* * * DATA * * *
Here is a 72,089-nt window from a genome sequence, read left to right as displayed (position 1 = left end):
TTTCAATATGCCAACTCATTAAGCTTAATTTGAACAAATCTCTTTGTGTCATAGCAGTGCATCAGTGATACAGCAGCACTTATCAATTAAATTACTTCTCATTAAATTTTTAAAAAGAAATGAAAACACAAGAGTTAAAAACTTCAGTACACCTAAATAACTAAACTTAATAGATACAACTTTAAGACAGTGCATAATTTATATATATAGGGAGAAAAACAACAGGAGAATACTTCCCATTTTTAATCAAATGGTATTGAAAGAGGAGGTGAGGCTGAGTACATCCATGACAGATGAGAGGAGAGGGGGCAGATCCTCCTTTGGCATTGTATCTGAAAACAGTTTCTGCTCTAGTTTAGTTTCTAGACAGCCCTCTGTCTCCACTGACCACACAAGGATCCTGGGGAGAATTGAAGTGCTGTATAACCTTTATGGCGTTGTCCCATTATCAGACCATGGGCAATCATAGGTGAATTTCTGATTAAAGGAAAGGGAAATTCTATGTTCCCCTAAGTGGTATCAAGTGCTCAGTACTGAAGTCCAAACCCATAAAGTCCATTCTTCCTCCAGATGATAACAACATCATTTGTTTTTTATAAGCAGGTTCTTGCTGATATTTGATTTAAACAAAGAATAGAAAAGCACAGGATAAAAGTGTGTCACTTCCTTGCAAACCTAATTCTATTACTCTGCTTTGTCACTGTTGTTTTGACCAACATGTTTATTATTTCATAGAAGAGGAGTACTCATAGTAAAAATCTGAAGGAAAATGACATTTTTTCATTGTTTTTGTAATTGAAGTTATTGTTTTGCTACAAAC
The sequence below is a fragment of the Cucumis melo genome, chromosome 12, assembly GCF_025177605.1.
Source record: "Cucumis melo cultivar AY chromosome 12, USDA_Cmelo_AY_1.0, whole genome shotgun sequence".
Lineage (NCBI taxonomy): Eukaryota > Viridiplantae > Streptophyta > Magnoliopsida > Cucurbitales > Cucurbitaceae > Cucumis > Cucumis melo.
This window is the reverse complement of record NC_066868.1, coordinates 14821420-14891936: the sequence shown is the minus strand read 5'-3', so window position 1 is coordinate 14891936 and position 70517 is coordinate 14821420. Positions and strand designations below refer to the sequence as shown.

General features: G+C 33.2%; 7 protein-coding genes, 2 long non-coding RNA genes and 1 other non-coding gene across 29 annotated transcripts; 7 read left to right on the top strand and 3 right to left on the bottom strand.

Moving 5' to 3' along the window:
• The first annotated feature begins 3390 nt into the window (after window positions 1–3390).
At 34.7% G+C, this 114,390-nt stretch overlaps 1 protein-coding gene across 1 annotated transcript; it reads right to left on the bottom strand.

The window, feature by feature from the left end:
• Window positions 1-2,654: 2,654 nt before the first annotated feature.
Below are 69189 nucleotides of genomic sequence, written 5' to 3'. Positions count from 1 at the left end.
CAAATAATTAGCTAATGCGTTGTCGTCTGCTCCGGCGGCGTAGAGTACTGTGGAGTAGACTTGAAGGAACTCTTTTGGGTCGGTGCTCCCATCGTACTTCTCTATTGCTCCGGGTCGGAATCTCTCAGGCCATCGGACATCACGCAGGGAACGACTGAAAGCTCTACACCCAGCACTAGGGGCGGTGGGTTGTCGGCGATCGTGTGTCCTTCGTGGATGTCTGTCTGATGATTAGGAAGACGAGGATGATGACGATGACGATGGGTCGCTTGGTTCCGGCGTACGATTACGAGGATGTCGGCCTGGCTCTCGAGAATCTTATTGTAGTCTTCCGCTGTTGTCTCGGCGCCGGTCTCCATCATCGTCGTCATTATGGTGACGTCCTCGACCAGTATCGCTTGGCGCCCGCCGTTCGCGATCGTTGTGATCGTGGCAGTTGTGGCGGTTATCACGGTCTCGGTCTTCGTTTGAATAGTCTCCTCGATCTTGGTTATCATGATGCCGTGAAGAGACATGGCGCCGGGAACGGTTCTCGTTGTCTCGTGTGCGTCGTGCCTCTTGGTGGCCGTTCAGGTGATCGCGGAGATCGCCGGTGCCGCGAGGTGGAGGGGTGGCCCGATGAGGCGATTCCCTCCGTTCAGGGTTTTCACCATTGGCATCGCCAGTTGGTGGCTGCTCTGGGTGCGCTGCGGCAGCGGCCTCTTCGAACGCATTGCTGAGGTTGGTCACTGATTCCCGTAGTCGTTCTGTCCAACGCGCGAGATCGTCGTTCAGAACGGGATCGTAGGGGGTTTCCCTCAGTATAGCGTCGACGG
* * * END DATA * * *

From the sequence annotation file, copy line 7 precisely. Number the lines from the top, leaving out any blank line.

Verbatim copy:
General features: G+C 33.2%; 7 protein-coding genes, 2 long non-coding RNA genes and 1 other non-coding gene across 29 annotated transcripts; 7 read left to right on the top strand and 3 right to left on the bottom strand.